“…Derek Lewis works for Relentless Recovery, the largest repo company in Ohio and its busiest collector of license plate scans. Last year, the company repossessed more than 25,500 vehicles — including tractor trailers and riding lawn mowers. Business has more than doubled since 2014, the company said. Even with the rising deployment of remote engine cutoffs and GPS locators in cars, repo agencies remain dominant. Relentless scanned 28 million license plates last year, a demonstration of its recent, heavy push into technology. It now has more than 40 camera-equipped vehicles, mostly spotter cars. Agents are finding repos they never would have a few years ago. The company’s goal is to capture every plate in Ohio and use that information to reveal patterns… “It’s kind of scary, but it’s amazing,” said Alana Ferrante, chief executive of Relentless… Repo agents are responsible for the majority of the billions of license plate scans produced nationwide. But they don’t control the information. Most of that data is owned by Digital Recognition Network (DRN), a Fort Worth company that is the largest provider of license-plate-recognition systems. And DRN sells the information to insurance companies, private investigators — even other repo agents. DRN is a sister company to Vigilant Solutions, which provides the plate scans to law enforcement, including police and U.S. Immigration and Customs Enforcement. Both companies declined to respond to questions about their operations… For repo companies, one worry is whether they are producing information that others are monetizing…”

I wonder if I could integrate Fakey into my Computer Security class. (Probably, yes.)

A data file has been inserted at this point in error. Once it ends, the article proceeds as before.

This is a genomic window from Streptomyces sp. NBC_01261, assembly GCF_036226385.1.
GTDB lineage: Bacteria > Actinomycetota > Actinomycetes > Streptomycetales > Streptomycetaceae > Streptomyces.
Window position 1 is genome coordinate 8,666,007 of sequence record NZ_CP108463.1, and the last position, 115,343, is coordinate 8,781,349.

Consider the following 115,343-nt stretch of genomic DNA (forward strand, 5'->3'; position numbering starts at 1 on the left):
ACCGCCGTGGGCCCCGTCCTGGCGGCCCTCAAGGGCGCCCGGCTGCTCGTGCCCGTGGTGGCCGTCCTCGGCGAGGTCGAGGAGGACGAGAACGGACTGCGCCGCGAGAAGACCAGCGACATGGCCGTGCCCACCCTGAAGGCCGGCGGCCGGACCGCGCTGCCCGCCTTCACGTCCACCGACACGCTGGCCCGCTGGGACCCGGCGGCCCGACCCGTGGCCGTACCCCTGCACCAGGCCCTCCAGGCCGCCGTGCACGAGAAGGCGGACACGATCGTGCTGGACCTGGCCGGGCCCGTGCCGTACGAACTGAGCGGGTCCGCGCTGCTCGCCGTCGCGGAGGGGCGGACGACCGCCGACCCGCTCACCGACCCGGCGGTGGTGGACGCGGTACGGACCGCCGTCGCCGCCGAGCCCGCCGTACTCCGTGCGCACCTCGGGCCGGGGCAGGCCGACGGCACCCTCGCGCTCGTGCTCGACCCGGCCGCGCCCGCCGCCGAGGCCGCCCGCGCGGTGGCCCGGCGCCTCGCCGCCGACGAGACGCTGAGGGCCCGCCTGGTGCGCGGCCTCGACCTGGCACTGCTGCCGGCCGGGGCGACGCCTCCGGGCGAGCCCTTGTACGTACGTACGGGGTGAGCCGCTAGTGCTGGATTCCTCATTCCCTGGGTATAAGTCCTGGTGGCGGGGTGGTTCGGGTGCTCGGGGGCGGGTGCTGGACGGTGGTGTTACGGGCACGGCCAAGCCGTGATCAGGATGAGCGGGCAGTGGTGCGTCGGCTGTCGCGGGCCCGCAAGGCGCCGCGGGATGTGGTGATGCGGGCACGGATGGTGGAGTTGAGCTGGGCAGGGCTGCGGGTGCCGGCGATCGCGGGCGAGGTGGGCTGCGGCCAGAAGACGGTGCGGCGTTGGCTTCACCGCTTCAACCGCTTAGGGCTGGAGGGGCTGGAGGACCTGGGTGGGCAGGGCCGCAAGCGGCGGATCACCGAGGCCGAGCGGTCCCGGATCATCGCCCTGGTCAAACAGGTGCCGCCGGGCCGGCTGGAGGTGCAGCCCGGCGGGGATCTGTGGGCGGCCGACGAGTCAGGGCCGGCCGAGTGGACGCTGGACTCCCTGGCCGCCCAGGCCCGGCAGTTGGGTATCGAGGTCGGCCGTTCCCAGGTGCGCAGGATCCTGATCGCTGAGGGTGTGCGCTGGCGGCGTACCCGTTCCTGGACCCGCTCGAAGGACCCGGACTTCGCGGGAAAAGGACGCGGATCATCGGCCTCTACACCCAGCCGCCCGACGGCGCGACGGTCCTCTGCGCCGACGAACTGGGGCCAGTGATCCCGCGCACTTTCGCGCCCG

3 new tools to study and counter online disinformation
Indiana University Bloomington: “Researchers at CNetS, IUNI, and the Indiana University Observatory on Social Media have launched upgrades to two tools playing a major role in countering the spread of misinformation online: Hoaxy and Botometer. A third tool Fakey — an educational game designed to make people smarter news consumers — also launches with the upgrades. Hoaxy is a search engine that shows users how stories from low-credibility sources spread on Twitter. Botometer is an app that assigns a score to Twitter users based on the likelihood that the account is automated. The two tools are not integrated so that one can now easily detect when information is spreading virally, and who is responsible for its spread. Hoaxy and Botometer currently process hundreds of thousands of daily online queries. The technology has enabled researchers, including a team at IU, to study how information flows online in the presence of bots. Examples are a study on the cover of the March issue of Science that analyzed the spread of false news on Twitter and an analysis from the Pew Research Center in April that found that nearly two-thirds of the links to popular websites on Twitter are shared by automated accounts. Fakey is a web and mobile news literacy game that mixes news stories with false reports, clickbait headlines, conspiracy theories and “junk science.” Players earn points by “fact-checking” false information and liking or sharing accurate stories. The project, led by IU graduate student Mihai Avram, was created to help people develop responsible social media consumption habits. An Android app is available, and an iOS versions will launch shortly…”